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100 Tips for Nannies and Families

The advice in this book comes from Candi Wingate, President of Nannies4hire.com.
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The Relationship between Nanny and Child

When you hire a nanny, you check her background, references, and experience.  You want the perfect person to care for your child – someone that he’ll love and want to spend time with.  However, no relationship is perfect.  In this article we will focus on ways to avoid or minimize some of the imperfections of the nanny-child relationship.

A child’s dependence on a nanny can become too strong.  Over-dependence on a nanny prevents a child from continuing his healthy progression to independent adulthood.  The child can focus all his social energy on his nanny, thus diminishing his interest in peer level friendships.  Further, it can cause the child to supplant “mom” with “nanny”, thus causing hurt feelings in mom and potential conflict between mom and nanny.  To avoid or minimize these problems, the nanny should be ever mindful of her goal:  to help the child grow to be a healthy, well adjusted adult.  The vigilant nanny looks for potential roadblocks to the accomplishment of that goal and seeks to remove those roadblocks with the blessing of the parents.  The “over-dependence on nanny” roadblock can be removed by the nanny gently insisting that the child exhibit the independence that is appropriate for his age and development.  If the child wants the nanny to carry him throughout the grocery store, the nanny should reply that the child is a “big boy” now who can and should walk on his own.  The nanny can arrange peer level play dates and mommy-child bonding opportunities to emphasize the importance of a variety of relationships rather than the dependence on just one relationship.

The nanny may have a parenting style that differs from and conflicts with the parents’ parenting style.  The parenting style of nanny and parents should be as similar as possible so as to avoid creating confusion for the child and the opportunity for manipulation for the child.  However, not all parenting style differences are conflicting parenting styles.  Some differences can exist in harmony.  For example, a non-conflicting difference in parenting styles may exist if the parents believe in service work (i.e., a child having to wash dishes) as punishment while the nanny prefers time-outs as punishment.  A conflicting difference in parenting styles may exist if parents believe in experiential childhood (i.e., letting children learn by doing things, even if things get damaged in the process, because the experience is seen as the teaching experience) while the nanny believes in a more preventative approach to childhood (i.e., telling children of the prospective harms and expecting the children to learn from being told).  The parenting style conflict roadblock can be minimized by clear, consistent communication between parents and nanny, and by nanny following the directives given her by the parents.  After all, a nanny is the employee of the parents, and she is paid to act on the parents’ behalf.  The nanny is not acting on her own behalf.  The child is not her own child.  Her personal preferences are not as relevant as those of the parents.  Thus, it is the boundaries, rules, and guidance from the parents that must shape how the nanny acts . . . because she is employed to act in their stead.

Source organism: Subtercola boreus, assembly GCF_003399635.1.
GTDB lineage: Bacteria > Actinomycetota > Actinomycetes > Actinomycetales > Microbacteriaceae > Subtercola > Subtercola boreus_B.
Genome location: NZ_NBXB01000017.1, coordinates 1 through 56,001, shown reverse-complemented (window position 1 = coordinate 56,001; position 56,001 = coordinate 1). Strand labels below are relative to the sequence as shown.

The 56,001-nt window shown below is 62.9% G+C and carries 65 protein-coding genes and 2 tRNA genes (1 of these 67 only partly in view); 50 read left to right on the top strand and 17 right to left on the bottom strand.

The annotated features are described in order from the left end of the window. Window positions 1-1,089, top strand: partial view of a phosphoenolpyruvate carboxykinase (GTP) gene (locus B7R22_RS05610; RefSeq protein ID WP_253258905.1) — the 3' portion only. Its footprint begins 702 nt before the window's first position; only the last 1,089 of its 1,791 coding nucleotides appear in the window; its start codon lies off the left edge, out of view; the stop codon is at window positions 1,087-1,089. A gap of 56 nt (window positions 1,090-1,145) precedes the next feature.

The child’s schedule will likely vary at least somewhat between nanny-guided days and parent-guided days.  This can be confusing and disruptive to the child.  This roadblock can be minimized by keeping the child’s sleep and wake schedules approximately the same each day and by approximating similar activity levels each day (i.e.,  ensuring that each day is not significantly more or less sedentary than is routine for the child).  Where large differences must occur in sleep and wake cycles and/or activity levels, good communication up front is necessary and accommodating plans must also be made.  For example, if the child is used to waking at 7:30 a.m., engaging in lots of fun physical play, having a two-hour afternoon nap, and going to bed at 8:30 p.m., an irregular day involving a wake time of 6:00 a.m. followed by a 12-hour car ride, and a usual bedtime would present a significant disruption for the child.  In this event, the following steps should be taken.  Good communication up front should occur starting about a week prior to the day in question and should be repeated every day between that day and the day of the irregular schedule.  Parents and nanny should consistently reinforce a message such as, “On Friday, we are getting up early so that we can drive to Grandma’s house.  I know it’s not your preference to get up earlier than you usually do, but the bright side is that you’ll be able to see Grandma that evening!  It will be a long car ride, and I know you will be a good boy, sit still, and ride quietly.  I will bring along some things you can play with to help you pass the time.  We can also play some car games together along the way.  Once we get to Grandma’s, it will be late.  You’ll probably go to bed shortly after we get there, but, after that, we’ll have a whole week with Grandma!  She can’t wait to see you!”  Accommodating plans for the irregular day include adjusting the child’s diet to reduce intake of sugars and carbohydrates, packing games that will keep the child occupied during the long drive, choosing drive-time music or movies that are calming, and planning opportunities for the child to exert energy when the vehicle is stopped (i.e., exploring a rest area every hour or two).

By following the above tips, you can avoid or minimize some of the imperfections of the nanny-child relationship.

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